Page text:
DEFAMATION
Artists

Actress Dame Diana Rigg has accepted the sum of £38,000 for libel and breach of privacy in a High Court action against the London Evening Standard and the Daily Mail. The newspapers had both published articles which said that the actress, famous for her inconic role as Emma Peel in The Avengers, was an ’embittered woman’, ‘lived in France’, was ‘critical of British men’ and had ‘retired’. None of these statements were true and Dame Diana had been upset by the way she had been portrayed and worried that the articles might harm her chance of securing work as an actress. Dame Diana has had a hugely successful television, film and theatrical career in the UK and worldwide. Under UK law a defamatory statement is one which brings the plaintiff into ‘hatred, ridicule or contempt’ or one which ‘lowers the plaintiff in the estimation of right thinking members of society’. Defamation in a permanent form is called libel. In the 1997 case of Burchill -v- Berkoff actor Stephen Berkoff won a libel action after being labelled ‘hideously ugly’ by writer Julie Burchill. £30,000 was awarded for defamation and £8,000 for breach of privacy. Dame Diana will also receive costs and an apology. Part of the settlement will be a donation to the Children with Aids charity which Dame Diana supports.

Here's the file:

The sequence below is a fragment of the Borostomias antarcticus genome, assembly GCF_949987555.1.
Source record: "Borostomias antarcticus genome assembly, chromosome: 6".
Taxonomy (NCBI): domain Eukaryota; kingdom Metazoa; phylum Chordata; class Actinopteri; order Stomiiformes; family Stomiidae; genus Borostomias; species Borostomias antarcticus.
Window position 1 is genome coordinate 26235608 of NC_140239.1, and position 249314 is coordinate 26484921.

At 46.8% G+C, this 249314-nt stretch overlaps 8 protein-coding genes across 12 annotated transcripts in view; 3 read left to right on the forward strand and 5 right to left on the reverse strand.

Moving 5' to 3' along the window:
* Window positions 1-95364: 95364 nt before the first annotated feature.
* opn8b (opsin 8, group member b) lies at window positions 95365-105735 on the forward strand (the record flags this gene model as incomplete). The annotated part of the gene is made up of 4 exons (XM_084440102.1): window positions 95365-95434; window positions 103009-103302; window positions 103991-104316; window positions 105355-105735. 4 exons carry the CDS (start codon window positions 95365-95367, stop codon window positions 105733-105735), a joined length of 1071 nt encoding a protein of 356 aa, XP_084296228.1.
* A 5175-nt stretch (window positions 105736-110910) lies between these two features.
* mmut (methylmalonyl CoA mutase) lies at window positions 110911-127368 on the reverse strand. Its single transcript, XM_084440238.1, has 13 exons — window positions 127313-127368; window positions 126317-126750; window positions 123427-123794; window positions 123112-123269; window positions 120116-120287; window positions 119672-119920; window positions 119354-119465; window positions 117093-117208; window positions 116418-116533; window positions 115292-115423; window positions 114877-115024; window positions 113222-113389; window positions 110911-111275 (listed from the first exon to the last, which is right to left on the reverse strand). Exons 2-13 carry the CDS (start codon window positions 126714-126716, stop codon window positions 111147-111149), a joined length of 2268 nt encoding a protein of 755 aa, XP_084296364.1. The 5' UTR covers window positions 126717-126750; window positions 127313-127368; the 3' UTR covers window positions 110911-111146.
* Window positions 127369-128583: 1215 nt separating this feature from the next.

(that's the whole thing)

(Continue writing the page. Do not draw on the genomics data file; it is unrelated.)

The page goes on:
See: http://www.telegraph.co.uk/news/main.jhtml?xml=/news/2003/10/21/nrigg21.xml